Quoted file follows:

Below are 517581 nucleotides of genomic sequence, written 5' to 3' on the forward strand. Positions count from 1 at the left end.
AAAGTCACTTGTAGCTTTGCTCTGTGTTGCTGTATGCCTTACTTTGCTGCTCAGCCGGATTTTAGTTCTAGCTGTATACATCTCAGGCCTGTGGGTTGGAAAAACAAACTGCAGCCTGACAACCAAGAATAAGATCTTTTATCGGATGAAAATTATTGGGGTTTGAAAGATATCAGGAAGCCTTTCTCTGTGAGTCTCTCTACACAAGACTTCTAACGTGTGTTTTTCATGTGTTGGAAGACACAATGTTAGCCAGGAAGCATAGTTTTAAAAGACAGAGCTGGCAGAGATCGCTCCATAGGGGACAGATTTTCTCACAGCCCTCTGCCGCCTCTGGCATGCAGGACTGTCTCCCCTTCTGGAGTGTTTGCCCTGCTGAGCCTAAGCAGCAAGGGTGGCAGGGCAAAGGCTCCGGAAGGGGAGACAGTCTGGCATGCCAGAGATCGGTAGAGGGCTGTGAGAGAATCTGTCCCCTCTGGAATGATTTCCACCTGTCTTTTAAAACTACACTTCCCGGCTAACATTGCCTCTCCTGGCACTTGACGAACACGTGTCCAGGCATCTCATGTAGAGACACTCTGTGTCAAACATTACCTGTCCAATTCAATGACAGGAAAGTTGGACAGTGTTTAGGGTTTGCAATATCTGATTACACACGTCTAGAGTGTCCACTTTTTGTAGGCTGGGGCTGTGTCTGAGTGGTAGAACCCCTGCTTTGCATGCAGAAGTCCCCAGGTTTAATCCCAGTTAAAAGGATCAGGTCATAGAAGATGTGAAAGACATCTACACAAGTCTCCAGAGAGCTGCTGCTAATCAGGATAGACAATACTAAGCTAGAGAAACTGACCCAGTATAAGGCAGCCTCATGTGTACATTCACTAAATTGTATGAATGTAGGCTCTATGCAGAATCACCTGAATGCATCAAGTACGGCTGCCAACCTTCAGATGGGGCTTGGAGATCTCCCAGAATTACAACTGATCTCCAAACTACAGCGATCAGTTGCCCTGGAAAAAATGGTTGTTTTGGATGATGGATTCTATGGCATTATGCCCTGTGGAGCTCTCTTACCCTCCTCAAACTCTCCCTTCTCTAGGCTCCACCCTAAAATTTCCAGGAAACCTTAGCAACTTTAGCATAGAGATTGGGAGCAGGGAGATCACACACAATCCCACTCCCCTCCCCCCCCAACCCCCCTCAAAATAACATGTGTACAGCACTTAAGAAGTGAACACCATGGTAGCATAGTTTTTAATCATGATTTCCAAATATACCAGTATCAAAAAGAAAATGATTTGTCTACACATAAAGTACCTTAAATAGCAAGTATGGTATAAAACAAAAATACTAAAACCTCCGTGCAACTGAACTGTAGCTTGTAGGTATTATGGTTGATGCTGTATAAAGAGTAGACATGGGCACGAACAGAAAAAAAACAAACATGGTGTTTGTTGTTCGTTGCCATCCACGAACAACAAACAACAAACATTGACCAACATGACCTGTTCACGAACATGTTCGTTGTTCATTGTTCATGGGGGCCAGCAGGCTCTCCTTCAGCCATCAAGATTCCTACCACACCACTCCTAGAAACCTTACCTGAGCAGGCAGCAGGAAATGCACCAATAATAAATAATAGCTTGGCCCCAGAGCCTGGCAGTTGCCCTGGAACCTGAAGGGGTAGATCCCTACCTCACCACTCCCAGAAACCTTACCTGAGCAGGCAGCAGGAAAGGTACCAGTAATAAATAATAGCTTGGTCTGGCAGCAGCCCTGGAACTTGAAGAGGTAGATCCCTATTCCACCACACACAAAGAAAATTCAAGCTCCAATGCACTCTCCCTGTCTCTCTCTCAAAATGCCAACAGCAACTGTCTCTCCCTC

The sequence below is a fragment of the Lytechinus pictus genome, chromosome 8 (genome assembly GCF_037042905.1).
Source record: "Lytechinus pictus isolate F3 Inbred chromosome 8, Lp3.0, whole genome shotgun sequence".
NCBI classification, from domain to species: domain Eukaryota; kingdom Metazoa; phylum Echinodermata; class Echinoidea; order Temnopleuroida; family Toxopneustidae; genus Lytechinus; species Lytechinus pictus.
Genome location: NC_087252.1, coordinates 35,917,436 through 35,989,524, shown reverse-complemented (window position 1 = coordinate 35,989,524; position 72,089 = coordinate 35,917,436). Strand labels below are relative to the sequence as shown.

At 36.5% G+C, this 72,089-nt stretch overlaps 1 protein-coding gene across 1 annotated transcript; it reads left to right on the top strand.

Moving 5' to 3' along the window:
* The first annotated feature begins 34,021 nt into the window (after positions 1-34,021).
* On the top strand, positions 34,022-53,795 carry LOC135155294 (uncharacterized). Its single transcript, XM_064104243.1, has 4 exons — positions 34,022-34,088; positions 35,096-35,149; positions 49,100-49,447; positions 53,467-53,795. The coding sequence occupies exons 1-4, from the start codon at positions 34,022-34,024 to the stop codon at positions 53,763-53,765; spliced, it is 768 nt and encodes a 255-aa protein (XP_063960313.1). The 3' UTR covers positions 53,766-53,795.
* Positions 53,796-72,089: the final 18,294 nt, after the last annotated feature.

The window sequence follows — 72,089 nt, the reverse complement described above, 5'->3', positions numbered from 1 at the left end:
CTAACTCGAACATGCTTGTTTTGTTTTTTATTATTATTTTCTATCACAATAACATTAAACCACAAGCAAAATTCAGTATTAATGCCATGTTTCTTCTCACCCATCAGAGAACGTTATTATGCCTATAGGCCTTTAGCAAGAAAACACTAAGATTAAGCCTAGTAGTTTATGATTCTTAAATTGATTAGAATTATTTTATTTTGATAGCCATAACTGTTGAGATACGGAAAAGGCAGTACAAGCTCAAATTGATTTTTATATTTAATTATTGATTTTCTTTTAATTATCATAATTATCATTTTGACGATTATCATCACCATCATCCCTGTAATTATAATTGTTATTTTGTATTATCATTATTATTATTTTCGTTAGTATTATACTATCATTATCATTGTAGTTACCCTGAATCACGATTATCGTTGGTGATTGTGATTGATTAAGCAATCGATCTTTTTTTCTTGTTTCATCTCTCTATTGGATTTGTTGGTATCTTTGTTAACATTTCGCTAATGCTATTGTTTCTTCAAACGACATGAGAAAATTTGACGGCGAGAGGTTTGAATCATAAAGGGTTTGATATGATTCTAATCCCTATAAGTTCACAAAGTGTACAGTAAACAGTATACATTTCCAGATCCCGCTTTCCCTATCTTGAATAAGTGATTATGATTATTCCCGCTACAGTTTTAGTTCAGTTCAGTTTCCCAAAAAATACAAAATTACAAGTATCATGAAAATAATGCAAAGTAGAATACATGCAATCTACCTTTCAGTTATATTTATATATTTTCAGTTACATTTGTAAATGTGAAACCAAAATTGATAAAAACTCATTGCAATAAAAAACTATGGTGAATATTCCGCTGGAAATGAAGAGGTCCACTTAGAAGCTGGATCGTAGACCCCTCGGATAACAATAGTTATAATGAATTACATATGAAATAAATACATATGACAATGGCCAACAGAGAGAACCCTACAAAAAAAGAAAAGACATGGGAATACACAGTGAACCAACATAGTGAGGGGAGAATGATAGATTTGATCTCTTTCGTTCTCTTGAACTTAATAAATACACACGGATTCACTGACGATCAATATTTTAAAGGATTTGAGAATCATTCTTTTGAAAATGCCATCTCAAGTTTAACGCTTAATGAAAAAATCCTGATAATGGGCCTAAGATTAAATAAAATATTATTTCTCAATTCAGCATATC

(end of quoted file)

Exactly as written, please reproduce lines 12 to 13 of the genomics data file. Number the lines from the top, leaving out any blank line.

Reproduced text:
The window sequence follows — 72,089 nt, the reverse complement described above, 5'->3', positions numbered from 1 at the left end:
CTAACTCGAACATGCTTGTTTTGTTTTTTATTATTATTTTCTATCACAATAACATTAAACCACAAGCAAAATTCAGTATTAATGCCATGTTTCTTCTCACCCATCAGAGAACGTTATTATGCCTATAGGCCTTTAGCAAGAAAACACTAAGATTAAGCCTAGTAGTTTATGATTCTTAAATTGATTAGAATTATTTTATTTTGATAGCCATAACTGTTGAGATACGGAAAAGGCAGTACAAGCTCAAATTGATTTTTATATTTAATTATTGATTTTCTTTTAATTATCATAATTATCATTTTGACGATTATCATCACCATCATCCCTGTAATTATAATTGTTATTTTGTATTATCATTATTATTATTTTCGTTAGTATTATACTATCATTATCATTGTAGTTACCCTGAATCACGATTATCGTTGGTGATTGTGATTGATTAAGCAATCGATCTTTTTTTCTTGTTTCATCTCTCTATTGGATTTGTTGGTATCTTTGTTAACATTTCGCTAATGCTATTGTTTCTTCAAACGACATGAGAAAATTTGACGGCGAGAGGTTTGAATCATAAAGGGTTTGATATGATTCTAATCCCTATAAGTTCACAAAGTGTACAGTAAACAGTATACATTTCCAGATCCCGCTTTCCCTATCTTGAATAAGTGATTATGATTATTCCCGCTACAGTTTTAGTTCAGTTCAGTTTCCCAAAAAATACAAAATTACAAGTATCATGAAAATAATGCAAAGTAGAATACATGCAATCTACCTTTCAGTTATATTTATATATTTTCAGTTACATTTGTAAATGTGAAACCAAAATTGATAAAAACTCATTGCAATAAAAAACTATGGTGAATATTCCGCTGGAAATGAAGAGGTCCACTTAGAAGCTGGATCGTAGACCCCTCGGATAACAATAGTTATAATGAATTACATATGAAATAAATACATATGACAATGGCCAACAGAGAGAACCCTACAAAAAAAGAAAAGACATGGGAATACACAGTGAACCAACATAGTGAGGGGAGAATGATAGATTTGATCTCTTTCGTTCTCTTGAACTTAATAAATACACACGGATTCACTGACGATCAATATTTTAAAGGATTTGAGAATCATTCTTTTGAAAATGCCATCTCAAGTTTAACGCTTAATGAAAAAATCCTGATAATGGGCCTAAGATTAAATAAAATATTATTTCTCAATTCAGCATATC